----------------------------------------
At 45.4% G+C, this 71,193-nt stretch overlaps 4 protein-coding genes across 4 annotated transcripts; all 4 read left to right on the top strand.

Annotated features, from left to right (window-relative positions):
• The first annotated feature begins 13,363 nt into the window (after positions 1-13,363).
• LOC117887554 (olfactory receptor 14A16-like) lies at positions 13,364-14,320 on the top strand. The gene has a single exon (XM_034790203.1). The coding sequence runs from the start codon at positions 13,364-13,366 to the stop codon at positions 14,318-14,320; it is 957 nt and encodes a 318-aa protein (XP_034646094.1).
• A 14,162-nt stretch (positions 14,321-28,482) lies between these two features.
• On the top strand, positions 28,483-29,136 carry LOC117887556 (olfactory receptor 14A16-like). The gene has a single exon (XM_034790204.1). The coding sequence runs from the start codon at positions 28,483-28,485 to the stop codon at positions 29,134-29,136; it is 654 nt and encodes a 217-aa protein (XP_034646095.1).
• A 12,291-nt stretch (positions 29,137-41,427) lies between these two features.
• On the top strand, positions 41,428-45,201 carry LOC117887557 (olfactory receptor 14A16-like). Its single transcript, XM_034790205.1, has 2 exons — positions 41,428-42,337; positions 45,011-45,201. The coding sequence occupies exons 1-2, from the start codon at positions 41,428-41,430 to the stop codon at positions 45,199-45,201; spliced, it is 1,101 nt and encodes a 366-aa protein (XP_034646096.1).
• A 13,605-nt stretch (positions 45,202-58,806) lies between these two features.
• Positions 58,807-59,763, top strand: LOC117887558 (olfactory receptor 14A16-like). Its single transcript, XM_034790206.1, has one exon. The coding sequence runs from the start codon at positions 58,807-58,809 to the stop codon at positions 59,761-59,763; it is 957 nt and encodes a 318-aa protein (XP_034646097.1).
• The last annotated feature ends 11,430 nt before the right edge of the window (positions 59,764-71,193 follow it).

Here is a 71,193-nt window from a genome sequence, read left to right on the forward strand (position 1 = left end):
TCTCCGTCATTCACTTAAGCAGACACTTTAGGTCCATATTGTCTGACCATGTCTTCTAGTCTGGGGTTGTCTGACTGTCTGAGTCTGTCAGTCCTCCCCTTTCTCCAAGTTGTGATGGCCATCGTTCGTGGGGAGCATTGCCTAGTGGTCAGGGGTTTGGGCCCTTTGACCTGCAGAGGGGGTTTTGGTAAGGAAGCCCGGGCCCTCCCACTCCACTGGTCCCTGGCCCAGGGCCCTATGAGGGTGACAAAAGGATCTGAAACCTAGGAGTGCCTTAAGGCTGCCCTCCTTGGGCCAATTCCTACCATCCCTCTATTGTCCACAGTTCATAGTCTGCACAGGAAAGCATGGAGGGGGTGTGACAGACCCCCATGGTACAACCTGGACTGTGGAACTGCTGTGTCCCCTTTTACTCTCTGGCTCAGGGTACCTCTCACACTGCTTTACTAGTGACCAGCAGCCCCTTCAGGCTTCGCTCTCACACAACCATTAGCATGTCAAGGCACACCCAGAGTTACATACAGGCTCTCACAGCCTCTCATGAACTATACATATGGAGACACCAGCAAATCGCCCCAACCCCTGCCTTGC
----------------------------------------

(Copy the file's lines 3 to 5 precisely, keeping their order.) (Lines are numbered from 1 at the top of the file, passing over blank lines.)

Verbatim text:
• The first annotated feature begins 13,363 nt into the window (after positions 1-13,363).
• LOC117887554 (olfactory receptor 14A16-like) lies at positions 13,364-14,320 on the top strand. The gene has a single exon (XM_034790203.1). The coding sequence runs from the start codon at positions 13,364-13,366 to the stop codon at positions 14,318-14,320; it is 957 nt and encodes a 318-aa protein (XP_034646094.1).
• A 14,162-nt stretch (positions 14,321-28,482) lies between these two features.